From Chechnya to Syria: The Evolution of Russia’s Counter-Terrorist Policy

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Series Details Number 107
Publication Date 01/04/2018
ISBN 978-2-36567-794-3
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The struggle against terrorism is supposed to be one part of security policy in which Russia has every necessary capability and know-how, and its special services can draw on vast experience without encountering the legal and institutional constraints that often interfere with Western efforts.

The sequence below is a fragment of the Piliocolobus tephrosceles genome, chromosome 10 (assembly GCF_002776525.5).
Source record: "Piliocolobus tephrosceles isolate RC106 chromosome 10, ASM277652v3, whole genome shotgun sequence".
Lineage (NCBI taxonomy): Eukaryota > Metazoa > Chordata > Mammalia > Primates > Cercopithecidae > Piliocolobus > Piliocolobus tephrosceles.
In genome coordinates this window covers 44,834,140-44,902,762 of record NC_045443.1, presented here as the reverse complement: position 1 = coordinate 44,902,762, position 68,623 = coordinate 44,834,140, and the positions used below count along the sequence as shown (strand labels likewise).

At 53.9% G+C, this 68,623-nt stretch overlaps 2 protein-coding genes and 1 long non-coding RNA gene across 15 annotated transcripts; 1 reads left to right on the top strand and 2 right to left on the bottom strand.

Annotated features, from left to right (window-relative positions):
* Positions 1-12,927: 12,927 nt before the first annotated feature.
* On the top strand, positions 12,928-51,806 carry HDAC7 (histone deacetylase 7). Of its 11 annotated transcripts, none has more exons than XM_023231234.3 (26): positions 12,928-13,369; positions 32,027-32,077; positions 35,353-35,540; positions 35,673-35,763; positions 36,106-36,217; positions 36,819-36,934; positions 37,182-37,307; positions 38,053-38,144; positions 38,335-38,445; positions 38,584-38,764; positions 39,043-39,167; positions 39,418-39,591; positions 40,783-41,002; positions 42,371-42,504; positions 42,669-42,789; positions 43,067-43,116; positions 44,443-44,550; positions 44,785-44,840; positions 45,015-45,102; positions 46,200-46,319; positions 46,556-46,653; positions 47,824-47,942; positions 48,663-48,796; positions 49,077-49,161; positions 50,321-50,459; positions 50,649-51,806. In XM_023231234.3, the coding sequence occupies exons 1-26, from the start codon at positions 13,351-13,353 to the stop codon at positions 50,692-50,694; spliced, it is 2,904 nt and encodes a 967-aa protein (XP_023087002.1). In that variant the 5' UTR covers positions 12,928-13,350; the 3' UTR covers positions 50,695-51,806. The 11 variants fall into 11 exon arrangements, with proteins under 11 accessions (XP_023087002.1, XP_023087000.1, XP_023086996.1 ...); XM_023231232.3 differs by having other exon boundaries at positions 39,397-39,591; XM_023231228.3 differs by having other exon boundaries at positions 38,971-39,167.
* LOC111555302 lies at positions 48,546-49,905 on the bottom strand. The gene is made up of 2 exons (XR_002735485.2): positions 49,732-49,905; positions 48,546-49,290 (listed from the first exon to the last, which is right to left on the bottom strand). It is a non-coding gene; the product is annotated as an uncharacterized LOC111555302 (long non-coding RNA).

Yet, instead of strength, counter-terrorism is a major weakness in the country’s still uncertain state-building. Relative stability in the North Caucasus is eroding, St Petersburg was shocked by its first terrorist attack on 3 April 2017, Western condemnation of Russia’s intervention in Syria has gained new momentum, and the expectations in the Kremlin for building cooperative counter-terrorist ties with the Trump administration have been disappointed. Russia is facing growing threats from both home-grown and international terrorism, and its counter-terrorist policy, instead of deterring these threats, generates more security challenges on the domestic front and new tensions in relations with the West, in particular with the EU.

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